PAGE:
They also share another common bond: crazy fans.
Both cities have fans who will hate their team after a loss and parade in the streets after a victory the next night. They sell out games, and they dissect every move the organization makes.
However, Toronto's fans are better.
Yeah, I said it. And here's why.
When Maple Leaf Gardens was the home of the Toronto Maple Leafs, the team sold out every game from 1946 until 1999.
Let that sit for a second...
That's right, 53 years of sellouts.
I know what you're thinking. Back in '46 they were a great team! Well that's true, even until the early 1970s, but that wasn't the case all the way through until 1999.
Also, in the Leafs' new home, the Air Canada Centre, the team has sold out every game since October 2002 and currently has approximately 2,500 fans on a waiting list for season tickets. Considering the fans who are already season ticket holders (like my dad, thank God), those waiting for a spot could be waiting a long, long time.
Fancostexperience.com does yearly research on the most expensive tickets and fan experiences in sports.
Every single year Toronto tops the list in the NHL for having the most expensive games to attend. In this year's index, Toronto topped ALL SPORTS for the most expensive ticket at $123.77 USD, and the highest FCI (fan cost index—which calculates a night out for a family of four at a game including tickets, food and a souvenir) at $622.08.
The team hasn't made the playoffs since the lockout in 2004, and it costs over $600 to take a family to see them. And yet the games are still sold out every night. Amazing.
ESPN does an annual ranking of the best teams in all of the big four North American leagues. The ranking is based on several criteria including ownership, ticket affordability, player quality, championships and overall "bang for your buck."
In the 2011 list, Toronto was ranked 120th out of a total of 122 teams. Essentially, at the bottom.
Toronto hasn't won a championship in more than 40 years and hasn't made the playoffs in almost a decade. They sucked for a long time, it's true.
Despite all this, the fans keep coming back and have faith in their club. No matter how long the Leafs keep losing, the fans will always be at the games, even if that means they show up with bags over their heads.
One way to prove that Toronto fans are more passionate is how they don't just boo their team in the midst of a season where the Leafs were sitting in 13th place, they throw waffles at them.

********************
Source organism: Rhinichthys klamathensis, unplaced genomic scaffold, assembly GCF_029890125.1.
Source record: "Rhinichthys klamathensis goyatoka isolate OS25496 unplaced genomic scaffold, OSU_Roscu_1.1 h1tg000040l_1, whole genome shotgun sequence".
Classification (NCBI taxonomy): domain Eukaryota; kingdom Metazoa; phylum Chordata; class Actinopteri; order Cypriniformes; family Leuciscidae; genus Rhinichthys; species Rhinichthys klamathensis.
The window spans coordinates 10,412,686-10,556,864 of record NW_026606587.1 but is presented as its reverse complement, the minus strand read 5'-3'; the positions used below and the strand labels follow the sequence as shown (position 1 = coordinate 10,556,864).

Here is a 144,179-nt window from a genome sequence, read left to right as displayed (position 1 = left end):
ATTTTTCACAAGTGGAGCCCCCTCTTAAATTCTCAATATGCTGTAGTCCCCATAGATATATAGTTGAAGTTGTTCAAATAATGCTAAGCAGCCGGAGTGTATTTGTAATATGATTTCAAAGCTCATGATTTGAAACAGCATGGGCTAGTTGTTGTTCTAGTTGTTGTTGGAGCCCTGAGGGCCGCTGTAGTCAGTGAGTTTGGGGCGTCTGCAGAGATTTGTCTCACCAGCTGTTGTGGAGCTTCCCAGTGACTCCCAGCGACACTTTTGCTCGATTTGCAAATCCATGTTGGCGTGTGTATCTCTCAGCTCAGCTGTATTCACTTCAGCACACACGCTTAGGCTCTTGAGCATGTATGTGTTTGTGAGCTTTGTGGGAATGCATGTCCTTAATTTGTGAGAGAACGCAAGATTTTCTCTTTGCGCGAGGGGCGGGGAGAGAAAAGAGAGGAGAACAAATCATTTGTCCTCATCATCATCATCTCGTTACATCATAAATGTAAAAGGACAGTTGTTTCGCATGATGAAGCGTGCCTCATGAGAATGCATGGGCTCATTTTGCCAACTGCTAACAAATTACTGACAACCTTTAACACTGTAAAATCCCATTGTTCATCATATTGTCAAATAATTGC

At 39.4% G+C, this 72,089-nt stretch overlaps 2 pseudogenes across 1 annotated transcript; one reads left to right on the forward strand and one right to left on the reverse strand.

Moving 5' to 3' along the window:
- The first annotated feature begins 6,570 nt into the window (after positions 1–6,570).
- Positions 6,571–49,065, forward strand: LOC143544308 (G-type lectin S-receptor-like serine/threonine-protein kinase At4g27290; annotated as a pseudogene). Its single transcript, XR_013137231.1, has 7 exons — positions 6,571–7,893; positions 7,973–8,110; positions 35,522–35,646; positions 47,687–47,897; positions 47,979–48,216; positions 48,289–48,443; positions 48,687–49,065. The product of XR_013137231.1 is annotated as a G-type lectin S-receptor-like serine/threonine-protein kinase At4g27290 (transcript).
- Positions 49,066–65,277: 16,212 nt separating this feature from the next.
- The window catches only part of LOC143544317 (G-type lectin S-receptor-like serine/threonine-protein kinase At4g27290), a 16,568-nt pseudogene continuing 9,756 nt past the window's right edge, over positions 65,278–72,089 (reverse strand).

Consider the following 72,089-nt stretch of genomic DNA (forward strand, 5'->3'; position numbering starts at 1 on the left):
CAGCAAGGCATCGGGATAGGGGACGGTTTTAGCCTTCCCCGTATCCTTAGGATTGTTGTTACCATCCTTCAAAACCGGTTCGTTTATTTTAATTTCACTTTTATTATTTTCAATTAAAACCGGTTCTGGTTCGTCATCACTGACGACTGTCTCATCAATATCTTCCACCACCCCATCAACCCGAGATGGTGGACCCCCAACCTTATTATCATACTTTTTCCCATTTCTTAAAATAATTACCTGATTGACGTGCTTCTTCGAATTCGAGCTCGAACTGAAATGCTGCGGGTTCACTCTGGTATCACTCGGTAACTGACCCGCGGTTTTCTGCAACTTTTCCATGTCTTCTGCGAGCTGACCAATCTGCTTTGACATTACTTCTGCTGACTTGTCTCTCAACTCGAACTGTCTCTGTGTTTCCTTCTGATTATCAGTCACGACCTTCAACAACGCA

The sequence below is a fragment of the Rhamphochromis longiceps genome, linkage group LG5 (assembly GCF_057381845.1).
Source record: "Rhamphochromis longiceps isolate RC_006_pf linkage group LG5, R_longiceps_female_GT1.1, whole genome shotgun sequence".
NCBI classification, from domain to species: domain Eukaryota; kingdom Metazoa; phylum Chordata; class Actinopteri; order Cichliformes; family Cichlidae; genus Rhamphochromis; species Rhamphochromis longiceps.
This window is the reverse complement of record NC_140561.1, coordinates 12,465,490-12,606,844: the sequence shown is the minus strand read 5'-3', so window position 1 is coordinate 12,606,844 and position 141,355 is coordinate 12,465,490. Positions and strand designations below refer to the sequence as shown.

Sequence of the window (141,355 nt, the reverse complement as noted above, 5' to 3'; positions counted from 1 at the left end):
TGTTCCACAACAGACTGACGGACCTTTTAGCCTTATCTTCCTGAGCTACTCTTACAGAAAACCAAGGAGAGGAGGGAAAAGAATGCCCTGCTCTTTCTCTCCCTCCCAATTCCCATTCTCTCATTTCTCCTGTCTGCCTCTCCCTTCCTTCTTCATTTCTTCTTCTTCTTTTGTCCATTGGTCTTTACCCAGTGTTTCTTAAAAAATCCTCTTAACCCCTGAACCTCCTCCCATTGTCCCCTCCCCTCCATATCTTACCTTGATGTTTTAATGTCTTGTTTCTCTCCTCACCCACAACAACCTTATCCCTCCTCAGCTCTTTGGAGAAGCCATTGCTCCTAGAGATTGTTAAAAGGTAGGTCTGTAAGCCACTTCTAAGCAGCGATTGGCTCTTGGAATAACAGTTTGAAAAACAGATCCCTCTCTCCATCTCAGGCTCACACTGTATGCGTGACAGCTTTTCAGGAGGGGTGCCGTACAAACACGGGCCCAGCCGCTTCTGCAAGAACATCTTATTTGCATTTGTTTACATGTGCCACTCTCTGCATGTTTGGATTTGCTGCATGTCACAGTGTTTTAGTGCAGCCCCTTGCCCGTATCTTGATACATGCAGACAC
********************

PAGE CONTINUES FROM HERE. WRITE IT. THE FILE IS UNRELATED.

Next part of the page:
Yes, that's correct. Waffles.
A number of upset fans threw waffles (and an Eggo box) onto the ice last December in a fit of frustration during a season that seemed to be heading nowhere.
I believe Flyers defenseman Chris Pronger put it best: "Who brings waffles to a hockey game?"
Crazy awesome Leafs fans, that's who!
The best part about the waffle toss is that the Leafs had posted a 2-5-1 record in December including the 4-1 loss to the Flyers when the waffles were launched onto the ice, and then the team started to turn things around.
Toronto won their next two games and, over the course of the season, fought for a playoff spot until the very end.
Maybe the fans knew that the team just needed a boost, because they do say that breakfast is the most important meal of the day...
My extended family lives in Montreal, and I know my share of intense Canadiens fans. To them, even when Montreal is sitting in 12th place in the Eastern Conference and Toronto is second place, the Habs are still better than Toronto.
Leaf fans know when their team is playing like garbage, and they definitely voice those feelings. They do not however have delusions that a 12th place team will win the Stanley Cup.
Sometimes Montreal fans are too intense for their own good and then have a difficult time dealing with early playoff exits.
Toronto fans are realists, and while they do flock back every season, they know that the team isn't winning it all any time soon. Doesn't mean they're not hoping for that day even more than the Montreal fans.